It might be the same thing with you: it was herself she was worried about, and so changed the words to cover her own ass.

    Warm regards! xoxo

    Liked by 1 person

  7. That is extremely anger inducing that the word ‘lesbian’ was changed to ‘queer’ – shows so clearly that these people don’t even respect their own supposed politics about the right to self-identify etc. Sadly I think that both mainstream publishers and queer/lgbt publishers are not lesbian friendly in the least. I do know of a lot of lesbian writers who basically write straight stuff to get published by mainstream publishers – Like, I understand why they do that, but personally, I would be bored out of my skull if I had to write about straight characters. Screw that. Queer writing groups, queer literature industry networks and meetups etc. are I’ve found, primarily straight women salivating over extremely fetishised and sexualised depictions of gay men that they’re basically just writing for each other. It’s pretty sickening actually. There’s usually a handful of actual lesbians and other sexual minorities (gay men etc.) trying to network and gain interest in their work, but they’re generally ignored and sidelined. Also I find that when lgbt publishers do publish works with lesbian characters (whether by lesbians or not) they will usually choose the most fetishised representations of lesbians as well – BDSM, terribly written erotica with no characterisations etc. etc. Don’t get me wrong, I really like literature that explores lesbian sexuality too, but sadly it’s very difficult to find depictions of it done well anywhere.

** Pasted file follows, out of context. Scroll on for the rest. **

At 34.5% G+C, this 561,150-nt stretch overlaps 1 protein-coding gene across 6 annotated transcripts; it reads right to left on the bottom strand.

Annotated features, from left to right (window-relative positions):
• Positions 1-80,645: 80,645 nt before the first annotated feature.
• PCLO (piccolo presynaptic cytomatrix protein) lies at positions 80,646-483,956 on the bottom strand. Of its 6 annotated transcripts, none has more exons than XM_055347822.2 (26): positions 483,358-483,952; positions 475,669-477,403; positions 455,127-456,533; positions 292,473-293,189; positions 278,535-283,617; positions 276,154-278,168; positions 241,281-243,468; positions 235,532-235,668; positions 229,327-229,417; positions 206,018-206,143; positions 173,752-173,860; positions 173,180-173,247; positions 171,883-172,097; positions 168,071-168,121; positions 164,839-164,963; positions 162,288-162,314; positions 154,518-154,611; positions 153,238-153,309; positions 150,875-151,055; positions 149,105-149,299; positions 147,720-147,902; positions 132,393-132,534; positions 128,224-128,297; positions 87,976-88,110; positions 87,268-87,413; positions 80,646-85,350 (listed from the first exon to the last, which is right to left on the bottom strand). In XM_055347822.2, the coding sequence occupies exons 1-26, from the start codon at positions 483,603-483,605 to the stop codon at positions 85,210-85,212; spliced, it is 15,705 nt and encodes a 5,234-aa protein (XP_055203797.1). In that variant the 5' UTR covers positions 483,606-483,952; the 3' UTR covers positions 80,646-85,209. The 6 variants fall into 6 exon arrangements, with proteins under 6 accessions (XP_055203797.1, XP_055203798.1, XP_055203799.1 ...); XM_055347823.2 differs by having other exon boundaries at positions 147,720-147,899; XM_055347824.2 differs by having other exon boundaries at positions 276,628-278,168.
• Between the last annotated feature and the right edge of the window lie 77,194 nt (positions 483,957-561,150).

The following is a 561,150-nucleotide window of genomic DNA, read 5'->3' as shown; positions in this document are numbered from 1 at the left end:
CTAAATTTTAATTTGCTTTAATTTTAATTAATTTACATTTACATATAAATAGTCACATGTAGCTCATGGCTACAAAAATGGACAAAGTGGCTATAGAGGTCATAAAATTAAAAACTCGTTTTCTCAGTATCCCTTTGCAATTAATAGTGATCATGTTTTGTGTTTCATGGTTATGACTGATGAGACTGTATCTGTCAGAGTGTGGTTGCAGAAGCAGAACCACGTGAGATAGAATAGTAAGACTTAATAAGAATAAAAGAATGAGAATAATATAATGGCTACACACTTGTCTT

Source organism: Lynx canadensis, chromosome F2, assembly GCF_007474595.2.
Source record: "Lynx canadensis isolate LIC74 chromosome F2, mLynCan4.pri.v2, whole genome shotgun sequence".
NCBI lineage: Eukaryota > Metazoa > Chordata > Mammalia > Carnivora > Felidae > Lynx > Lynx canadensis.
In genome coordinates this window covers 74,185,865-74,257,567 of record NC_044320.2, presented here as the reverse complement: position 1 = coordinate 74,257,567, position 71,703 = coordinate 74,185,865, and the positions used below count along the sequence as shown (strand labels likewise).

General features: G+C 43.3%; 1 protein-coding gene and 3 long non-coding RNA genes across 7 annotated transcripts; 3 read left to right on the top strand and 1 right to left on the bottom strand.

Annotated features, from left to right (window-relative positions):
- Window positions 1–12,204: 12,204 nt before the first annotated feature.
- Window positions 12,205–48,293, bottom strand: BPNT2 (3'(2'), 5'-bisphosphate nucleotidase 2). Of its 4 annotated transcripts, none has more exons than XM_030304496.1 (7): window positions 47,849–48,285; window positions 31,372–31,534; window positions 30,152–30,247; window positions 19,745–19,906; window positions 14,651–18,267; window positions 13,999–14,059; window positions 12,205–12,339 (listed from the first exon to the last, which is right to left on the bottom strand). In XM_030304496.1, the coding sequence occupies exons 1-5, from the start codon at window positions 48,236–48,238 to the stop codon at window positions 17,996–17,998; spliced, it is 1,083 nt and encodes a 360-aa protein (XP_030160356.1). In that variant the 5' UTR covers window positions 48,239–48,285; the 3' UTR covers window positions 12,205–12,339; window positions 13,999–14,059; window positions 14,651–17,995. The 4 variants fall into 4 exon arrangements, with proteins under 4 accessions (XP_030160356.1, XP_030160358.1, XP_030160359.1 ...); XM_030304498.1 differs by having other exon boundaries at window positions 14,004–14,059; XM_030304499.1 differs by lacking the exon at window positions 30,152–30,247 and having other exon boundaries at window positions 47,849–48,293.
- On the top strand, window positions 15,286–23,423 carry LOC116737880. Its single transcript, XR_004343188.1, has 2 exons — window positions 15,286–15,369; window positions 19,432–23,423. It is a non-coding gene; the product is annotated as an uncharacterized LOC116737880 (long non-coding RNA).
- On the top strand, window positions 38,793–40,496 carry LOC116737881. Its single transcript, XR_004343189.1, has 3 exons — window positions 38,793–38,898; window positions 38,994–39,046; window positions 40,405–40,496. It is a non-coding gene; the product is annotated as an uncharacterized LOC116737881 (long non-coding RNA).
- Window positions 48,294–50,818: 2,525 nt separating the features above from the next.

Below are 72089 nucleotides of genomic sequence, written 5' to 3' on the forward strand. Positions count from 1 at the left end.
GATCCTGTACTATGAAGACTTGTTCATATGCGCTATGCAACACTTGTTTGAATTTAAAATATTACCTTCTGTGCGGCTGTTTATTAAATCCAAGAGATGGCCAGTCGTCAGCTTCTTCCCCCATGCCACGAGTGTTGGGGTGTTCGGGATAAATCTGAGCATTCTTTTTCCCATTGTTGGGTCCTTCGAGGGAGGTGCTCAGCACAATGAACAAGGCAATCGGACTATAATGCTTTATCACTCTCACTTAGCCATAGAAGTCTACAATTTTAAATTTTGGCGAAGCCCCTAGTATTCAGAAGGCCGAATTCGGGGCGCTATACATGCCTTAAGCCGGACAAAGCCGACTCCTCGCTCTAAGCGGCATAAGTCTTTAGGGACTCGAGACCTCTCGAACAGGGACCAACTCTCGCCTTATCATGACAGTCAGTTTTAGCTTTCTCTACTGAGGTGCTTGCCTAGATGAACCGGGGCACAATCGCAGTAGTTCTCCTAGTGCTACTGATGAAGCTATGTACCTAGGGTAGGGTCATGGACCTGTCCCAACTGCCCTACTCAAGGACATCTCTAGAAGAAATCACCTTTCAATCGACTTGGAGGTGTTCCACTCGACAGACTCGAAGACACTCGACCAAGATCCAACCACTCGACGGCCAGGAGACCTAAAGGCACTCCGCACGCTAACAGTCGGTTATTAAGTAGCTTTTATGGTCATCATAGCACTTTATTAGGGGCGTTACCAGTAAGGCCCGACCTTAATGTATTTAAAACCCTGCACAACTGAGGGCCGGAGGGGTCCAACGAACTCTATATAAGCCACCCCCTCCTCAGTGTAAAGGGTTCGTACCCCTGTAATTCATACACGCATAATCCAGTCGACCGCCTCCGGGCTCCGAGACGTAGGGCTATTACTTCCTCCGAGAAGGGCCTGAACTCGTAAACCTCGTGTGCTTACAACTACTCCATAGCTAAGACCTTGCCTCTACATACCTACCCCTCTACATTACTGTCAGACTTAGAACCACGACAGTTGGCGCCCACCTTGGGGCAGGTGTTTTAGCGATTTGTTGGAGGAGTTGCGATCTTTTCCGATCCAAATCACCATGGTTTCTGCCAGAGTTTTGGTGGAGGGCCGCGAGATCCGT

I believe probably the most publisher-friendly time for lesbians was in the 70s, 80s early 90s when there were many independent feminist and women’s presses. A lot of these published lesbian novels, and there were also networks of independent bookshops, women’s book clubs, lesbians’ book clubs etc. that created grass-roots community distribution and advertising networks. But I don’t think we should be entirely seeing all of that with rose colored glasses, sometimes some of these novels read more like political tracts than well-crafted literature (not that I think literature shouldn’t be political, it absolutely should, but novel writing is still an art form in my opinion), and at times political factions could splinter out in all of these groups to the point that deviations from accepted ways of thinking/doing things in ‘political literature’ as it was understood at the time could also result in marginalisation. (The film The Watermelon Woman actually explores a lot of these issues in a rather tongue-in-cheek way. I mean, personally, I don’t think it’s the best film, but it’s very interesting as a documented snapshot of what lesbian politics looked like at the time, and the rather fraught relationship that existed between politics and art).